Sarah Absher, a registered nurse, replied: ‘Honestly it looks like what is referred to as “moon face,” a condition associated with long term steroid use.’ 

Users pointed out the specific steroids prednisone and dexamethosone, which are used for conditions that cause inflammation, such as asthma, allergic reactions, inflammatory bowel disease, and migraines. 

These are different than anabolic steroids, which increase testosterone levels to enhance athletic performance. 

‘Moon face’ is a common side effect, which leads to the face becoming round, full, and puffy.  

Medications like prednisone are only meant to be taken for a few days at a time, as long-term use could cause adrenal insufficiency, also known as Addison’s Disease. This causes the body to not make enough of the stress hormone cortisol. 

Lisa Clark, a nurse in Miami, also noted that Amy’s swelling could be due to a cortisol imbalance.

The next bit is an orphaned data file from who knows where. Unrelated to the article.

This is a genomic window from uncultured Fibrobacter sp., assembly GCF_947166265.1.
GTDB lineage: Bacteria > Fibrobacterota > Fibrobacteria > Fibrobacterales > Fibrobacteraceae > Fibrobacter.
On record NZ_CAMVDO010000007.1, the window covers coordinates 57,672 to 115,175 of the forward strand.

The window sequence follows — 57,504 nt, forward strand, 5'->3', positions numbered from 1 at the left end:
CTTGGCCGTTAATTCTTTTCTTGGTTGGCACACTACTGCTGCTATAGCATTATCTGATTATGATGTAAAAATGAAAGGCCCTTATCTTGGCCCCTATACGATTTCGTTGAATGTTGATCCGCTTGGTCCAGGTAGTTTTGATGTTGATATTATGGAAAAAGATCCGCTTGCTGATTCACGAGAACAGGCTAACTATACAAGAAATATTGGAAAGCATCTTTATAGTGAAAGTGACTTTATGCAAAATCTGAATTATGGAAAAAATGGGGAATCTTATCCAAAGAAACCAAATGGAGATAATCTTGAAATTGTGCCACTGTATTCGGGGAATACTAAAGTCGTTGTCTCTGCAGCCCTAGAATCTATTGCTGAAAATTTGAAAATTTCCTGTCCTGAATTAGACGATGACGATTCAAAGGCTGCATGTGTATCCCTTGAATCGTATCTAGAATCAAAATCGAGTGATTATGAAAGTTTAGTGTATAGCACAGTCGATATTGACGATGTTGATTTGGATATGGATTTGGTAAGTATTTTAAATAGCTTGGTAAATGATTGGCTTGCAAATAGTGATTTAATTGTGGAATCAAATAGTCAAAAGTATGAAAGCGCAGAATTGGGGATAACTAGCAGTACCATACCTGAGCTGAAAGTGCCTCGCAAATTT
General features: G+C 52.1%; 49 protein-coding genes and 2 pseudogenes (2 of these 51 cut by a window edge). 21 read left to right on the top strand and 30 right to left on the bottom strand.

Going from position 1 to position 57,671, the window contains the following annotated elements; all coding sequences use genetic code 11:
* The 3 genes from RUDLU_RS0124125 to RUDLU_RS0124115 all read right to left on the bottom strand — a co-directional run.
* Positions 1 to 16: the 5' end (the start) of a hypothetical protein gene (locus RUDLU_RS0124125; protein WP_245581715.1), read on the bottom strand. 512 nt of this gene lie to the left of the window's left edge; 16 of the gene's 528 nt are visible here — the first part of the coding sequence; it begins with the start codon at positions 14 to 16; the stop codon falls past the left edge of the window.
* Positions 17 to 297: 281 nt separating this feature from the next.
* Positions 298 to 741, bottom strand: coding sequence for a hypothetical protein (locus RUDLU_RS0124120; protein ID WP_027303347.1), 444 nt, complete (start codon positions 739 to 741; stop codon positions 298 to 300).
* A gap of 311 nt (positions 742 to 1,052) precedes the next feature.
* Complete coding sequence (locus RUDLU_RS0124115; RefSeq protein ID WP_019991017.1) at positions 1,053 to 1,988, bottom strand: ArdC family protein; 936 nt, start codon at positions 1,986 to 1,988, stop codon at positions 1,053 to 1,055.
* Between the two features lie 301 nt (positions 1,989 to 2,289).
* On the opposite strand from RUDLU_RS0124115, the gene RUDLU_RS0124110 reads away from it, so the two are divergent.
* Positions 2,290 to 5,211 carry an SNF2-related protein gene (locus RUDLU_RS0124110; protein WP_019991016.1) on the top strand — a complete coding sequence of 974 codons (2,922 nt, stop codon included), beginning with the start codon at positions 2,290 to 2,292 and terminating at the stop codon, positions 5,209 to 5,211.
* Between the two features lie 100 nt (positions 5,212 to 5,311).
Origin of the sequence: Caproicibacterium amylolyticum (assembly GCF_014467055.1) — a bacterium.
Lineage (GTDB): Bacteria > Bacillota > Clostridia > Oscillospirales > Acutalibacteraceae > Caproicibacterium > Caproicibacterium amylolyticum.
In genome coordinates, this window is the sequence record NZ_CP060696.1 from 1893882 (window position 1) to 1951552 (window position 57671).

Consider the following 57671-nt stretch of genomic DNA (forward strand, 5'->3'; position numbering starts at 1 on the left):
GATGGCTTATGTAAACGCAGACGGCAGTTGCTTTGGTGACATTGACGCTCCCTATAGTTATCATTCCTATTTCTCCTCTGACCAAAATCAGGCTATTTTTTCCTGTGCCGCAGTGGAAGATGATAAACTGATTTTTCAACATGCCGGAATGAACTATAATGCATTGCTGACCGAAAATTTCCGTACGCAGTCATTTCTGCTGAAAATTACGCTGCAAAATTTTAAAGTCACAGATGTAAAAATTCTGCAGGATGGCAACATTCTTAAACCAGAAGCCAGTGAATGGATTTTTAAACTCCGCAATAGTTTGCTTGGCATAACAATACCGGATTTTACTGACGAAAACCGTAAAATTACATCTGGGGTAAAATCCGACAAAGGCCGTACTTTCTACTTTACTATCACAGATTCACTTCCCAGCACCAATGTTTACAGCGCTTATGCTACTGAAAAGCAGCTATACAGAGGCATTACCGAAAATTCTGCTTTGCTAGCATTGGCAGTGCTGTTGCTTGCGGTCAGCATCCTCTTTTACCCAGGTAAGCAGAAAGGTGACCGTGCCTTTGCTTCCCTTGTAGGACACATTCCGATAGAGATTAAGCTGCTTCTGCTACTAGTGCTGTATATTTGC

Even without taking steroids, a cortisol imbalance can occur due to stress or tumors pressing on the adrenal glands or the brain’s pituitary gland. 

‘I’ve also seen similiar affects in lupus,’ Ms Clark said, nothing that it is difficult to know for sure without more details on Amy’s medical history. 

In 2021, Amy posted a photo of herself inside of what appeared to be a doctor's office getting her face filler dissolved

In 2021, Amy posted a photo of herself inside of what appeared to be a doctor’s office getting her face filler dissolved

Lupus is an autoimmune disease that occurs when the immune system attacks the body’s own tissues and organs. According to the Mayo Clinic, side effects include fatigue, fever, joint pain, swelling, a butterfly-shaped rash on the face, skin lesions, shortness of breath, chest pain, and dry eyes.

Prednisone is also often prescribed for lupus symptoms. 

Additionally, some X users suggested that Amy could have Cushing syndrome, which is when the body makes too much cortisol. 

This leads to weight gain throughout the body, including in the face, as well as acne and slow wound healing. 

In addition to the social media speculation, Amy has been open about her struggles with several other conditions.